The Department of Transport also weighed in on the CofE’s petition, pointing out that although the affected burial grounds in Euston, Stoke Mandeville and Birmingham had not been used for more than 100 years, HS2 Ltd would treat human remains with dignity, respect and care.

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One of the remaining monuments in St James’s Gardens,

Pic CC Stephen McKay

 

So what inspired the CofE to launch such a strongly worded petition to the Government?

In the construction of major transport projects, graveyards have often been subject to destruction, with their human contents removed and placed elsewhere.

As Philip Johnston Points out, poet and author Thomas Hardy (1840 – 1928) personally oversaw one such removal when an apprentice architect near King’s Cross.

He later seemed to regret his actions somewhat, speaking up for those exhumed in a poem called The Levelled Graveyard.

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Thomas Hardy

What’s more, the CofE doesn’t seem to have made much noise about other graveyards threatened by recent transport projects.

It has seemingly had little of consequence to say about Cherry Lane Cemetery, which faces the prospect of being dug up for a dual carriageway in some of Heathrow Airport’s expansion proposals.

And it apparently said nothing much about the thousands of graves being unearthed by Crossrail, including those found near the old Bedlam Hospital asylum and others in a previously undiscovered plague pit.

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Bedlam Mental Hospital interior. Bodies from the first hospital have been found by workers on London’s Crossrail Project. Pic William Hogarth, Scene in Bedlam Asylum, 1732-33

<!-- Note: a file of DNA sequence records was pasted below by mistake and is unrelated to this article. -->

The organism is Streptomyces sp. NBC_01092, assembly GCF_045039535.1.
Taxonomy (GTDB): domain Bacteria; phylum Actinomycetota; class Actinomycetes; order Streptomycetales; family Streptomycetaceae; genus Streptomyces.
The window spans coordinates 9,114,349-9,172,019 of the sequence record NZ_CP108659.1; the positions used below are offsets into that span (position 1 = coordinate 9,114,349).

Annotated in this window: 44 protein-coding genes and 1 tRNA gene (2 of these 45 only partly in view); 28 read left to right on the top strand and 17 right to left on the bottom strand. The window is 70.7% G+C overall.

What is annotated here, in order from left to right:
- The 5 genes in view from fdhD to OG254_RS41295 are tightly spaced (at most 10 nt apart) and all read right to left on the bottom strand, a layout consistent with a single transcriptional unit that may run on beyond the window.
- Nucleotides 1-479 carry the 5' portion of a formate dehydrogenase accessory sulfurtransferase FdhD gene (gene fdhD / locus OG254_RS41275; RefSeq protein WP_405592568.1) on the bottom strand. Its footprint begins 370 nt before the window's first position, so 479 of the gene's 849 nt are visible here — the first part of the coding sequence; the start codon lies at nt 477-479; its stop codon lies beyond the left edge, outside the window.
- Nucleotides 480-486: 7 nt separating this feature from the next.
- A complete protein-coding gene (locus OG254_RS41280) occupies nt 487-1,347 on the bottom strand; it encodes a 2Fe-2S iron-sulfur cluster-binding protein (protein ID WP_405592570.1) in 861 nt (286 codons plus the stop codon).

In fact these were unceremoniously whisked away to the Museum of London Archaeology for scientists to test, hoping to find the DNA of the bacteria which caused the bubonic plague.

And the CofE even seems quite happy to dig up bodies from its own graveyards when so inclined. In this getSurrey article, Graves to be relocated for new church, one church leader says casually, “It’s quite usual”, and adds: “It’s a disused burial ground”.

A bit like St James’s Gardens in Euston then, one of those threatened by HS2 and one of the subjects of the CofE’s petition.

The gardens are now a public park and children’s play area –complete with football and basketball facilities – and has not hosted a funeral since the mid 19th century.

Park Street graveyard in Birmingham closed for burials in 1857 and, ironically, most of it was bought in Victorian times by the London and North Western Railway to run a rail line through, with 1,151 graves dug up to accommodate the route.

Meanwhile the Old Stoke Mandeville Church of St Mary’s last saw a burial in its grounds in 1908, and is now – even according to those trying to save it – a “heap of rubble” in a deserted village.

Perhaps the CofE’s true objection to the disturbance of cemeteries dates back to HS1, when the railways’ builders forced furious archaeologists off the sites of one of its former graveyards to complete the Channel Tunnel Rail Link.

HS1 cited use of a Hybrid Bill to over-rule the CofE and English Heritage’s objections to what they saw as the over-hasty demolition of the St Pancras cemetery.

The suggestion from within the Church lies here, albeit buried at the bottom of some Daily Mail copy republished by the Anglican Communion News Service website. Strangely, the paragraph making the connection has now vanished from mail online.